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Review article - Peer-reviewed, 2023

Practical Guide to Measuring Wetland Carbon Pools and Fluxes

Bansal, Sheel; Creed, Irena F.; Tangen, Brian A.; Bridgham, Scott D.; Desai, Ankur R.; Krauss, Ken W.; Neubauer, Scott C.; Noe, Gregory B.; Rosenberry, Donald O.; Trettin, Carl; Wickland, Kimberly P.; Allen, Scott T.; Arias-Ortiz, Ariane; Armitage, Anna R.; Baldocchi, Dennis; Banerjee, Kakoli; Bastviken, David; Berg, Peter; Bogard, Matthew J.; Chow, Alex T.;
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Abstract

Wetlands cover a small portion of the world, but have disproportionate influence on global carbon (C) sequestration, carbon dioxide and methane emissions, and aquatic C fluxes. However, the underlying biogeochemical processes that affect wetland C pools and fluxes are complex and dynamic, making measurements of wetland C challenging. Over decades of research, many observational, experimental, and analytical approaches have been developed to understand and quantify pools and fluxes of wetland C. Sampling approaches range in their representation of wetland C from short to long timeframes and local to landscape spatial scales. This review summarizes common and cutting-edge methodological approaches for quantifying wetland C pools and fluxes. We first define each of the major C pools and fluxes and provide rationale for their importance to wetland C dynamics. For each approach, we clarify what component of wetland C is measured and its spatial and temporal representativeness and constraints. We describe practical considerations for each approach, such as where and when an approach is typically used, who can conduct the measurements (expertise, training requirements), and how approaches are conducted, including considerations on equipment complexity and costs. Finally, we review key covariates and ancillary measurements that enhance the interpretation of findings and facilitate model development. The protocols that we describe to measure soil, water, vegetation, and gases are also relevant for related disciplines such as ecology. Improved quality and consistency of data collection and reporting across studies will help reduce global uncertainties and develop management strategies to use wetlands as nature-based climate solutions.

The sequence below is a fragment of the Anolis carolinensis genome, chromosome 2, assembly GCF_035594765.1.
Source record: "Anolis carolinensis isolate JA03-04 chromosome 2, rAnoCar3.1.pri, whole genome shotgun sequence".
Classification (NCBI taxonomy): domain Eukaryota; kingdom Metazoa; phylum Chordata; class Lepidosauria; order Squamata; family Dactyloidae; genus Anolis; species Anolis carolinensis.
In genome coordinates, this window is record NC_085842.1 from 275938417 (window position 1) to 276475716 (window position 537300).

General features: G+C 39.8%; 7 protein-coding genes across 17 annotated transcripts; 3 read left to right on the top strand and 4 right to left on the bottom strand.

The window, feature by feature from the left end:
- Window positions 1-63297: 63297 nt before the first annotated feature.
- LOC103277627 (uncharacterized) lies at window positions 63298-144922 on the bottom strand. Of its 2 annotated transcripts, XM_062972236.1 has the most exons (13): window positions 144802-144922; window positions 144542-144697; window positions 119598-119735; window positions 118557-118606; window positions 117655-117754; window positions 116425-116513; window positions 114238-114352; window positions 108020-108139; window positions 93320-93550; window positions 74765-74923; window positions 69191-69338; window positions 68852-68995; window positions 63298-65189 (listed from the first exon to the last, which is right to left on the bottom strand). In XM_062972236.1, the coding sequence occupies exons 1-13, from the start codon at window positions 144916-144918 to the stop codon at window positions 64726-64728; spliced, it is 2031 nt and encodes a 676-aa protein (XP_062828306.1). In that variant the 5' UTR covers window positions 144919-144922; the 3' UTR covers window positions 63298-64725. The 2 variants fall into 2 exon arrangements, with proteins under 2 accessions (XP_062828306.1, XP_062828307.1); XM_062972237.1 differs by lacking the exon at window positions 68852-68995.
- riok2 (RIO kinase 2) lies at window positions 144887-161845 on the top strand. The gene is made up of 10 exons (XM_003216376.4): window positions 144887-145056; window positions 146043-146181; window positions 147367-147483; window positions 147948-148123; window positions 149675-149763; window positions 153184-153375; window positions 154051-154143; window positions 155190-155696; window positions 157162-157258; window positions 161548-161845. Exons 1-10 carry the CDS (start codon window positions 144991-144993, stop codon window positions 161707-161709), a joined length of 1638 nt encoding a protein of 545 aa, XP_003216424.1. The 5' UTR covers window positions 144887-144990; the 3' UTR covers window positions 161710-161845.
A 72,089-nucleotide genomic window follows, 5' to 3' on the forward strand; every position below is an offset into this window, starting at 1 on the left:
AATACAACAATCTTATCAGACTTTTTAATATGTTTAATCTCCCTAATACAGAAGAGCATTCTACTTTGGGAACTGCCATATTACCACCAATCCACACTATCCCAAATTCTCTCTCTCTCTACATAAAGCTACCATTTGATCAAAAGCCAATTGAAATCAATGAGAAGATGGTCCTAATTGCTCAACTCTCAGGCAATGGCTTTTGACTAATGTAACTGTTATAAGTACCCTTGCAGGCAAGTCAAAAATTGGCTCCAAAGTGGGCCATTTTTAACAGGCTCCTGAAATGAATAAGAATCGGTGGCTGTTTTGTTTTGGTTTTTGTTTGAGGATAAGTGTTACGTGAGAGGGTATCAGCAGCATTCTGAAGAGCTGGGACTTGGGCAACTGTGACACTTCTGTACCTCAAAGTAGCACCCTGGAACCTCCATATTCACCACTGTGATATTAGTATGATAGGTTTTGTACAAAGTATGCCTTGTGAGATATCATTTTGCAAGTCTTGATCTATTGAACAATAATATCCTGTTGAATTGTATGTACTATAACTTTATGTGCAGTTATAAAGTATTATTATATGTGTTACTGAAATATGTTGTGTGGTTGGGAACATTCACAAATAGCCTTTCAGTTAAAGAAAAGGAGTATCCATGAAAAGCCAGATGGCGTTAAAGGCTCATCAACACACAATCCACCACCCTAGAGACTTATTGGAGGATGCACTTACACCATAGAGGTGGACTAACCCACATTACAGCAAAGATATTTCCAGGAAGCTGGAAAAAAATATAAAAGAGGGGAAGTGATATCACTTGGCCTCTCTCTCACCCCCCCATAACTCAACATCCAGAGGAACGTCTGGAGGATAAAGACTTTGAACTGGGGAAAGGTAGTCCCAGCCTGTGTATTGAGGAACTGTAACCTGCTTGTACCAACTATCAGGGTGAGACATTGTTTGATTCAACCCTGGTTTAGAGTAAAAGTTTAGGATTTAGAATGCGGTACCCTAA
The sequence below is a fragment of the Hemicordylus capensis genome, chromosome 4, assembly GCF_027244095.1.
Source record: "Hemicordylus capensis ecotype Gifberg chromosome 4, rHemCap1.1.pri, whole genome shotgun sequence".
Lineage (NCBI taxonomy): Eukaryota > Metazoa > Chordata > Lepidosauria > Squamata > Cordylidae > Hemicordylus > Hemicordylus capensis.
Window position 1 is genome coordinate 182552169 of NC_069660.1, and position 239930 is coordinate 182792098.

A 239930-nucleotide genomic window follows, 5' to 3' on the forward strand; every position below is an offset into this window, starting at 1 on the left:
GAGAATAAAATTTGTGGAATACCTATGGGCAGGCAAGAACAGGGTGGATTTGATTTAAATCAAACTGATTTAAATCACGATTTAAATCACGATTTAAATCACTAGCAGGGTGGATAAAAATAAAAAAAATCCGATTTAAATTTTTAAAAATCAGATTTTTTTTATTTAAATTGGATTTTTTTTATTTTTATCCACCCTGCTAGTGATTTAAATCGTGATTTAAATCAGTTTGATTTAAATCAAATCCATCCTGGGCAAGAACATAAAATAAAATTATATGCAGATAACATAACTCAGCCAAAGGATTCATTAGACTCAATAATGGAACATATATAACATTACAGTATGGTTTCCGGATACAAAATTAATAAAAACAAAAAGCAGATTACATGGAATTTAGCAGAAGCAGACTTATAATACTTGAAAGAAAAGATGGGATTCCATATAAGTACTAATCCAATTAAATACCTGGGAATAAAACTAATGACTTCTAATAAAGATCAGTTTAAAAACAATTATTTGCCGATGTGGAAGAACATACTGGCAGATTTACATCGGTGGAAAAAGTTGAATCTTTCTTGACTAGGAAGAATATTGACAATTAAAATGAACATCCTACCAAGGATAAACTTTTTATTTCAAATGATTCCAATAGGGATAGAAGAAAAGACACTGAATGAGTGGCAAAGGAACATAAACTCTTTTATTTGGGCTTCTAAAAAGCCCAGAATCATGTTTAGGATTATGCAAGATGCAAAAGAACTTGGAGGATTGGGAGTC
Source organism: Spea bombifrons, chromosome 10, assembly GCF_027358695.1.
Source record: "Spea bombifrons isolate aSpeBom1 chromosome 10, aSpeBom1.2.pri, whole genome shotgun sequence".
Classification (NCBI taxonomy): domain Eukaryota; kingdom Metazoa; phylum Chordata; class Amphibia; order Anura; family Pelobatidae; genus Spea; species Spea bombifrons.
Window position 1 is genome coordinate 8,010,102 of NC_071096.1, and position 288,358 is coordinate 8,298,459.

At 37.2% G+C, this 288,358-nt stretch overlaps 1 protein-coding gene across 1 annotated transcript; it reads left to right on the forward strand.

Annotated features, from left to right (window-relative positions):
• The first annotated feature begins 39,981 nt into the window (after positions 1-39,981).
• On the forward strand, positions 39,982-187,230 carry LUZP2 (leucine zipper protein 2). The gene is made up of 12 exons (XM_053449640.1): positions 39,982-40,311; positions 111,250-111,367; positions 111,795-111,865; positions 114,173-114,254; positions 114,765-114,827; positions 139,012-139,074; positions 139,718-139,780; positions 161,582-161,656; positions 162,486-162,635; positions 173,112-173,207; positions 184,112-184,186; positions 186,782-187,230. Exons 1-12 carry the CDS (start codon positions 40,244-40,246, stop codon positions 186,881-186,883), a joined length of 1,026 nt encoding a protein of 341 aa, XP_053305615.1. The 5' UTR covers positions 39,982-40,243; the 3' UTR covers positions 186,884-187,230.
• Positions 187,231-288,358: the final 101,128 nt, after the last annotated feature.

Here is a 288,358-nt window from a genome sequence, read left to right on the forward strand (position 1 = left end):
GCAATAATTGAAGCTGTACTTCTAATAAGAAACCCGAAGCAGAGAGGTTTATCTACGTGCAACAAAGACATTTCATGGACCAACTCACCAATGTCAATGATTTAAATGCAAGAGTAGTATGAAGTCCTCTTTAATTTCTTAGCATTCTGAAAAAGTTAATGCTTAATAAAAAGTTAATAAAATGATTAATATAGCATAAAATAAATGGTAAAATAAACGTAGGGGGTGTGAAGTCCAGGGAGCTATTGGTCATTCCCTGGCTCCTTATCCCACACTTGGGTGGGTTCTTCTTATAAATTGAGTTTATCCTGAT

Keywords

Accretion; Accumulation; Biomass; Bulk density; Carbon cycling; Chambers; Core; Decomposition; Dissolved gas; Dissolved organic carbon; Eddy covariance; Greenhouse gas; Groundwater; Hydrology; Incubation; Lateral transport; Litter; Methane; Methods; Microbes; Models; Net primary productivity; Plants; Porewater; Radiometric dating; Remote sensing; Sediment; Soil organic carbon; Water; Vegetation

Published in

Wetlands
2023, Volume: 43, number: 8, article number: 105

    UKÄ Subject classification

    Soil Science
    Environmental Sciences
    Oceanography, Hydrology, Water Resources

    Publication identifier

    DOI: https://doi.org/10.1007/s13157-023-01722-2

    Permanent link to this page (URI)

    https://res.slu.se/id/publ/127353